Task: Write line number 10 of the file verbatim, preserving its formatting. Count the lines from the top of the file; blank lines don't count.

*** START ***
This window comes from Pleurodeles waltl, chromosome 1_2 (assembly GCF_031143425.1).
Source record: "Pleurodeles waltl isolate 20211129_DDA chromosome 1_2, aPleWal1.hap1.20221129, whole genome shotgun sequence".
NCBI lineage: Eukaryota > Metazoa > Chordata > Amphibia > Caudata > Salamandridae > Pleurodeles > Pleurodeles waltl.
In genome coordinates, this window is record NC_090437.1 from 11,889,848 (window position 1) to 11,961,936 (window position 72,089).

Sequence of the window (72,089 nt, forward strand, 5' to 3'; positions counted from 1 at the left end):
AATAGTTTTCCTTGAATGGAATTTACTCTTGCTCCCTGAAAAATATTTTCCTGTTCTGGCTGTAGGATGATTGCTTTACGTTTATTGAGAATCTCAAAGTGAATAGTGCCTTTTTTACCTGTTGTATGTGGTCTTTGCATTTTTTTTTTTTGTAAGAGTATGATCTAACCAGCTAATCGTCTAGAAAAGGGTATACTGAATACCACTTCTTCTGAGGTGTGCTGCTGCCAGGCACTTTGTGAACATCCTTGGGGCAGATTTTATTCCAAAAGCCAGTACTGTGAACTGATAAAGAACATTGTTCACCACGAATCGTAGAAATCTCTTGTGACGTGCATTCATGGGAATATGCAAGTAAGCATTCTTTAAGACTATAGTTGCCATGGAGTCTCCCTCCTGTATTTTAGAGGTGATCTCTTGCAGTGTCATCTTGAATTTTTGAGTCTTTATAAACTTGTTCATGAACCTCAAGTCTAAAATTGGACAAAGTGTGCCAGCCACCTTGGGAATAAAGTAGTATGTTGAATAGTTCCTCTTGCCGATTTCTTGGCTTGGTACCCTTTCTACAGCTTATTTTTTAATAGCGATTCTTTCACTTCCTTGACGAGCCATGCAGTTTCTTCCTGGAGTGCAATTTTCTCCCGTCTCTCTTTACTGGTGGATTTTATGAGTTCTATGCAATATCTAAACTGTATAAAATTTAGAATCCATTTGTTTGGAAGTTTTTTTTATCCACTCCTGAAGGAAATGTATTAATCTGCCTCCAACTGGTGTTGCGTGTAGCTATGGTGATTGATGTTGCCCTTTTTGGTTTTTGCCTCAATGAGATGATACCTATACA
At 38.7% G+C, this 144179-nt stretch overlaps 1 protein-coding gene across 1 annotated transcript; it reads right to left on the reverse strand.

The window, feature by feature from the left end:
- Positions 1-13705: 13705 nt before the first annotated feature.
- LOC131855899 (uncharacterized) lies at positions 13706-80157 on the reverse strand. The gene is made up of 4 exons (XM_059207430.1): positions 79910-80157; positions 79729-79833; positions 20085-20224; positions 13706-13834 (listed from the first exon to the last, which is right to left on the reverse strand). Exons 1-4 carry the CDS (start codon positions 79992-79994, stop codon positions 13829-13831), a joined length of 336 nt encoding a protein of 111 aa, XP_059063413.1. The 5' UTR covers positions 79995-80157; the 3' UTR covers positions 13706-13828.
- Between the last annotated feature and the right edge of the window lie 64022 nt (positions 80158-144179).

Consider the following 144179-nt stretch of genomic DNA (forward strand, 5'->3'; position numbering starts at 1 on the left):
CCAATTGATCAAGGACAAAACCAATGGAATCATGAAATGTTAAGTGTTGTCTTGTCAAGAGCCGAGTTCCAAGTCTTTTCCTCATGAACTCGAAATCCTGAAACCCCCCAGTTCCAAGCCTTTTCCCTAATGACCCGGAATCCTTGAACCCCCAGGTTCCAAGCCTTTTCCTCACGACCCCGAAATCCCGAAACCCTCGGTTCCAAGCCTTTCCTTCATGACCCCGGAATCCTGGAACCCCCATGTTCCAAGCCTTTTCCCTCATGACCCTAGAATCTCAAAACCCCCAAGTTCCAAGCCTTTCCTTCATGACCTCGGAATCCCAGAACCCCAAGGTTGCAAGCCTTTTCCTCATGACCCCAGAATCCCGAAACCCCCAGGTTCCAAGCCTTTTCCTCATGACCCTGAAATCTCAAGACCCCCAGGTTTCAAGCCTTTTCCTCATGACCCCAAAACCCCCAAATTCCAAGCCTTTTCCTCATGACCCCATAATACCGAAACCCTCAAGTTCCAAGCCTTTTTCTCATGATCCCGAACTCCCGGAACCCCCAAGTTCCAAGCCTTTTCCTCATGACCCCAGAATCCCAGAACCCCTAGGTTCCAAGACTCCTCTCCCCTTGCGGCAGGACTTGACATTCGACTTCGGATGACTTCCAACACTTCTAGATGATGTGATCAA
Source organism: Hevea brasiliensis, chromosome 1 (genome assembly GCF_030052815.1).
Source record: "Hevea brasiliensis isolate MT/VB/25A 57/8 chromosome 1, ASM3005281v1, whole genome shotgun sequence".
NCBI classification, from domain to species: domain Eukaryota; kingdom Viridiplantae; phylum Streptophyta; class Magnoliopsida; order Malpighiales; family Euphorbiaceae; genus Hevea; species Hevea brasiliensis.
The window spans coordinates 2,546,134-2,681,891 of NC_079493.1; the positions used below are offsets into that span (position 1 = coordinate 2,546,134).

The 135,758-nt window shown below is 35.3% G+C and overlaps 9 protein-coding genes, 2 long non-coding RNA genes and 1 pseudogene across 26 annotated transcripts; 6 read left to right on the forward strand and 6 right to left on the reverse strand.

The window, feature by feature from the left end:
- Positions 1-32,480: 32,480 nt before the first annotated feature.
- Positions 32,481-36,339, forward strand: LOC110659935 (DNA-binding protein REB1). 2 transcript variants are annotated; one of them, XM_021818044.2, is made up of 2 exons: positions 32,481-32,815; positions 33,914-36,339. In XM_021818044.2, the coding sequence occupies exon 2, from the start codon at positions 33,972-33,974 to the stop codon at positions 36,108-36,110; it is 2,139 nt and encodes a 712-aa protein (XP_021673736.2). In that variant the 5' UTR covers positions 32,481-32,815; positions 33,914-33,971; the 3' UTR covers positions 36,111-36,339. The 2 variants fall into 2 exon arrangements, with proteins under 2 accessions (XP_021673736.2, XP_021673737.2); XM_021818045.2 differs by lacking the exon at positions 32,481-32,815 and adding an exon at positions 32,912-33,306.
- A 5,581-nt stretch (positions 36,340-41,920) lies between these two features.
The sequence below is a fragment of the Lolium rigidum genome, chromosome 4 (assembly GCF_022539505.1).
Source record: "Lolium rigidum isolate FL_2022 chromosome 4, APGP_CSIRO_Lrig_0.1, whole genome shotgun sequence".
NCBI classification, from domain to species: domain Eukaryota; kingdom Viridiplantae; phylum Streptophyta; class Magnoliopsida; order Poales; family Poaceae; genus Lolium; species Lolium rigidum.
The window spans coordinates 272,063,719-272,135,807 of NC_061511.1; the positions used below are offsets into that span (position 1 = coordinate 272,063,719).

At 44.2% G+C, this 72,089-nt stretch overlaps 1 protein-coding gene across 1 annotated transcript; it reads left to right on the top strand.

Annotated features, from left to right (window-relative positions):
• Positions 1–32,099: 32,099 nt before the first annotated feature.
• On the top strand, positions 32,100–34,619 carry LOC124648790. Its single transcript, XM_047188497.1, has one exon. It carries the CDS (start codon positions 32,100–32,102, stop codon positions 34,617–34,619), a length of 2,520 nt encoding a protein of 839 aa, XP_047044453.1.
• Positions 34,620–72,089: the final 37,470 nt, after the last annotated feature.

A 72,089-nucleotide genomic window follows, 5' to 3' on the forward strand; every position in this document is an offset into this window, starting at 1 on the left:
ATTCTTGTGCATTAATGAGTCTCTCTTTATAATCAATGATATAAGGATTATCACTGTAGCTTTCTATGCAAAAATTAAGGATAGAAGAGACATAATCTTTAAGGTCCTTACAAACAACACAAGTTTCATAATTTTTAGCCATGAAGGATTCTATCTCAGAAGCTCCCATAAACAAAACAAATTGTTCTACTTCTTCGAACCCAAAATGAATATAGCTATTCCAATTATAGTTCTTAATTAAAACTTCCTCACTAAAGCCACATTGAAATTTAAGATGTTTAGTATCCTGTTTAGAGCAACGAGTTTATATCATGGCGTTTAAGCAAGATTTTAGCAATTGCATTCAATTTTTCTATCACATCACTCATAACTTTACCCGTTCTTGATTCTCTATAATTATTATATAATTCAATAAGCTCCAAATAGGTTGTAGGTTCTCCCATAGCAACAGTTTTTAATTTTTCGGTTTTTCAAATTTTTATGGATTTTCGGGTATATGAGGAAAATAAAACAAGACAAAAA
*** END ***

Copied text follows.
- LOC131855899 (uncharacterized) lies at positions 13706-80157 on the reverse strand. The gene is made up of 4 exons (XM_059207430.1): positions 79910-80157; positions 79729-79833; positions 20085-20224; positions 13706-13834 (listed from the first exon to the last, which is right to left on the reverse strand). Exons 1-4 carry the CDS (start codon positions 79992-79994, stop codon positions 13829-13831), a joined length of 336 nt encoding a protein of 111 aa, XP_059063413.1. The 5' UTR covers positions 79995-80157; the 3' UTR covers positions 13706-13828.